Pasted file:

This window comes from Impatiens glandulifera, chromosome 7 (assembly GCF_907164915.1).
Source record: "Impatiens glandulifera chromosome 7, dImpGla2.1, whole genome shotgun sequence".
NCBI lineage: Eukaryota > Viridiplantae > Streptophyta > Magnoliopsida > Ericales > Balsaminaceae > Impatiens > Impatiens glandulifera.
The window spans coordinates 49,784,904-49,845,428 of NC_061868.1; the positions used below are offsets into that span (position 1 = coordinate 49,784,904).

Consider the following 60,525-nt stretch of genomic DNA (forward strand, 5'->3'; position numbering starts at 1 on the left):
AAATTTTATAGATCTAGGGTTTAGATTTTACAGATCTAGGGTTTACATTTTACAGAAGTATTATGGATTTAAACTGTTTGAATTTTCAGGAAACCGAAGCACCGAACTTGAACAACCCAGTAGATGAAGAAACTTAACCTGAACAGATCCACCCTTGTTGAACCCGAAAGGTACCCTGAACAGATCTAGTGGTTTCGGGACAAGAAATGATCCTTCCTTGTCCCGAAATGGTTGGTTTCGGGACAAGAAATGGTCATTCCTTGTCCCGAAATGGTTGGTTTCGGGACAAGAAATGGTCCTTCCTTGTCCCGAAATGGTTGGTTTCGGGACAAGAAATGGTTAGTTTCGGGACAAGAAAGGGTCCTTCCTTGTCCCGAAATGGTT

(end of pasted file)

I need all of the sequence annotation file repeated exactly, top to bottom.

This window comes from Impatiens glandulifera, chromosome 7 (assembly GCF_907164915.1).
Source record: "Impatiens glandulifera chromosome 7, dImpGla2.1, whole genome shotgun sequence".
NCBI lineage: Eukaryota > Viridiplantae > Streptophyta > Magnoliopsida > Ericales > Balsaminaceae > Impatiens > Impatiens glandulifera.
The window spans coordinates 49,784,904-49,845,428 of NC_061868.1; the positions used below are offsets into that span (position 1 = coordinate 49,784,904).

Consider the following 60,525-nt stretch of genomic DNA (forward strand, 5'->3'; position numbering starts at 1 on the left):
AAATTTTATAGATCTAGGGTTTAGATTTTACAGATCTAGGGTTTACATTTTACAGAAGTATTATGGATTTAAACTGTTTGAATTTTCAGGAAACCGAAGCACCGAACTTGAACAACCCAGTAGATGAAGAAACTTAACCTGAACAGATCCACCCTTGTTGAACCCGAAAGGTACCCTGAACAGATCTAGTGGTTTCGGGACAAGAAATGATCCTTCCTTGTCCCGAAATGGTTGGTTTCGGGACAAGAAATGGTCATTCCTTGTCCCGAAATGGTTGGTTTCGGGACAAGAAATGGTCCTTCCTTGTCCCGAAATGGTTGGTTTCGGGACAAGAAATGGTTAGTTTCGGGACAAGAAAGGGTCCTTCCTTGTCCCGAAATGGTT